A bank manager who tried to kill himself rather than face a meeting to discuss his branch's performance has won a three-year court battle that could dramatically affect how workplaces treat their staff.
The man's lawyers said yesterday the Federal Court's decision would restore fairness to compensation laws by making employers take greater responsibility for psychological injuries.
Mark Reeve managed the Commonwealth Bank branch in the Perth suburb of Mt Hawthorn for about a year before his nervous breakdown, which the bank agreed was linked to his work.
In the weeks before his suicide attempts, a restructure had moved two high-performing staff out of his office, and moved his branch under another area manager's control.
The branch then suffered a drop in lending and customer-survey results, which Mr Reeve had to report via teleconference to 15 to 17 other branch managers as well as his new boss, whom Mr Reeve did not yet know personally.
Mr Reeve ''felt upset and humiliated'' by what he believed was his manager's criticism of him during the phone call.
Later that day, he received new customer-survey results that showed his branch had failed to improve its scores.
Three days later, on July 21, 2008, the morning of the next teleconference, he tried three times to suffocate himself in his car.
A psychologist later reported, ''Mark's experience was one of intense humiliation and shaming in the [phone] meeting … Consequently, he could not face the idea that he was expected to repeat a similar scenario the following week.''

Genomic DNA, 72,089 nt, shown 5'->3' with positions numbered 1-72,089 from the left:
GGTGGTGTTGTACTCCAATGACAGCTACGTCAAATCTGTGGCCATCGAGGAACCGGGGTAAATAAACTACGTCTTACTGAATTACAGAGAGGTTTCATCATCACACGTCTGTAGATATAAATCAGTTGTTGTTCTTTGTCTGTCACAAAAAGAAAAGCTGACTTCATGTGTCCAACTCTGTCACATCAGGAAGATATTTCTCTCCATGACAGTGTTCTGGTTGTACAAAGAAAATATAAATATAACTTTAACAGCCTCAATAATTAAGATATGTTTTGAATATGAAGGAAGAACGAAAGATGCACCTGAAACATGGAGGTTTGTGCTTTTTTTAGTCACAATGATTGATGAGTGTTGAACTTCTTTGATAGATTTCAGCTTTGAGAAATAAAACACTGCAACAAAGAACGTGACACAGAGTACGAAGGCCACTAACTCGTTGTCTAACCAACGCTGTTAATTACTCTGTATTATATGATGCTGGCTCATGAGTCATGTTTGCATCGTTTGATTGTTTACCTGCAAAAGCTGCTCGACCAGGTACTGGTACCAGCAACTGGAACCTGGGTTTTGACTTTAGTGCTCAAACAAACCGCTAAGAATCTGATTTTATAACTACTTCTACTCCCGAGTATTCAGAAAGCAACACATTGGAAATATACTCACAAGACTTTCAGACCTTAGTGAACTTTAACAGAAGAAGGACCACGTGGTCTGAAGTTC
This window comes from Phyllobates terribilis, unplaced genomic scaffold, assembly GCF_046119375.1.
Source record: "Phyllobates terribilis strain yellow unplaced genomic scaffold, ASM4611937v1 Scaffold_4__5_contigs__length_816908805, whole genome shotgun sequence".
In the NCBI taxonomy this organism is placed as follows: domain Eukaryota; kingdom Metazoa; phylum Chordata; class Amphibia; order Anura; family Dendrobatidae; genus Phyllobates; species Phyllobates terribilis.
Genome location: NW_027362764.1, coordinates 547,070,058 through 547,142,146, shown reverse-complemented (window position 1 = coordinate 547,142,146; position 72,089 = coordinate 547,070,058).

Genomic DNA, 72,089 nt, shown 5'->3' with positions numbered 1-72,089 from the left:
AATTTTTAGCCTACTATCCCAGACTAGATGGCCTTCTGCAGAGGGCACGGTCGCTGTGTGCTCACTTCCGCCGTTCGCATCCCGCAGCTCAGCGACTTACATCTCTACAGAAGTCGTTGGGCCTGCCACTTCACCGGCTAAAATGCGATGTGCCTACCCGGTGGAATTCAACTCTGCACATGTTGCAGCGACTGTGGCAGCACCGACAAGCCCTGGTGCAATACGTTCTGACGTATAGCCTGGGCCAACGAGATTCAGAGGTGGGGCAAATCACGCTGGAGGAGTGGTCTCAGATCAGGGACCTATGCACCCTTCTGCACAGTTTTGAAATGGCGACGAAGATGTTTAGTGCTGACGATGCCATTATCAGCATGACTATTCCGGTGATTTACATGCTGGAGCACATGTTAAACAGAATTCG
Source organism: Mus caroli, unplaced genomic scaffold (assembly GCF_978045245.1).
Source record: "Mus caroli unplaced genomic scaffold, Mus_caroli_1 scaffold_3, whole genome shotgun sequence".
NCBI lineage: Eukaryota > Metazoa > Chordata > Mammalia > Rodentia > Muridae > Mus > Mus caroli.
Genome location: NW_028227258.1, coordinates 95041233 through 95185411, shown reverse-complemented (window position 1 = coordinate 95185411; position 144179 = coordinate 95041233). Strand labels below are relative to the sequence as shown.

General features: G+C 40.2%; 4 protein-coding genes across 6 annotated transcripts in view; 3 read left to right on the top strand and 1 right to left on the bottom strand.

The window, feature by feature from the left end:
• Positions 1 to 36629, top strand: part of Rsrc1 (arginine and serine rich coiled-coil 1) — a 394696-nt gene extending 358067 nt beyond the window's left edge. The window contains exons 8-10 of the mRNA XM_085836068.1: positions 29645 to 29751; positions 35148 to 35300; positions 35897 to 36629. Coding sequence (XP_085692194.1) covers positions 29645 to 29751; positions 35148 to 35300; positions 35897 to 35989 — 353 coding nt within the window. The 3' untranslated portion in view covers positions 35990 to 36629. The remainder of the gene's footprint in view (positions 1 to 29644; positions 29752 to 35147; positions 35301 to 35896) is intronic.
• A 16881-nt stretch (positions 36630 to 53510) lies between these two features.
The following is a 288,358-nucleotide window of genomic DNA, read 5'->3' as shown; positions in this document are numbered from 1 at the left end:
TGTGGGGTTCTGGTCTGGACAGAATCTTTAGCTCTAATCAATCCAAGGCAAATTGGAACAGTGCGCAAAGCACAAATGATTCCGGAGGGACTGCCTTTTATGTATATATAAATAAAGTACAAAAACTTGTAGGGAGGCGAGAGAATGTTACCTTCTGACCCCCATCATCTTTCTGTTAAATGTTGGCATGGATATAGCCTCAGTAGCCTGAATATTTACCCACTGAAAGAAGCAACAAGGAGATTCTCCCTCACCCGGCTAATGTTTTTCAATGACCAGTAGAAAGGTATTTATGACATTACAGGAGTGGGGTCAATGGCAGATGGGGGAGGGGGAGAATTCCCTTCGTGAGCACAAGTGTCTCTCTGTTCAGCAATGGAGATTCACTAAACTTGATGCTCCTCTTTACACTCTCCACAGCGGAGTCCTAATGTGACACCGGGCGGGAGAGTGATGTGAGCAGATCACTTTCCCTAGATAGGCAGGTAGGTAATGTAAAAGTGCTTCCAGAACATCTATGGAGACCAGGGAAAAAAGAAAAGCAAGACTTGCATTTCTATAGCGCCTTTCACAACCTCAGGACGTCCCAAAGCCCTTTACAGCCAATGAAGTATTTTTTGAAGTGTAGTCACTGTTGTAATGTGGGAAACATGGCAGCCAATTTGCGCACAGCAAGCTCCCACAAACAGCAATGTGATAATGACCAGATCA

The bank initially accepted liability and agreed to compensate Mr Reeve. However, it later withdrew its support, arguing its workplace practices represented ''reasonable administrative action'', which would have excluded it from responsibility for causing the illness.
The full Federal Court ruled yesterday against the bank’s appeal, saying Mr Reeve’s illness was caused by ‘‘management actions’’.
Crucial to its decision was the fact that Mr Reeve was judged by the results of feedback surveys, which only recorded positive results when customers gave a score of nine or 10 out of 10. The judges said the surveys didn't measure Mr Reeve's individual performance.
Slater & Gordon, the legal firm that represented Mr Reeve, said it was disappointed the bank had taken its employee to court.
The head of the firm's federal workers' compensation group, Rachael James, said, ''Our client's life has obviously not been the same since the incident at work, but he's pleased that it's now over.''
Ms James said employers often used the ''administrative action'' clause to escape liability for mental illnesses, without having tried to address the individual's circumstances.
''What this will mean is we won't see this broad-brush approach that employers and insurers have taken with respect to psychological conditions.''
Mr Reeve will now be paid for his medical expenses and his time off work since his breakdown in July 2008.
The Commonwealth Bank could not be contacted last night.
Support is available for anyone who may be distressed by calling SANE Helpline 1800 18 7263; Lifeline 131 114; Salvo Crisis Line - 9331 2000; beyondblue 1300 22 46 36.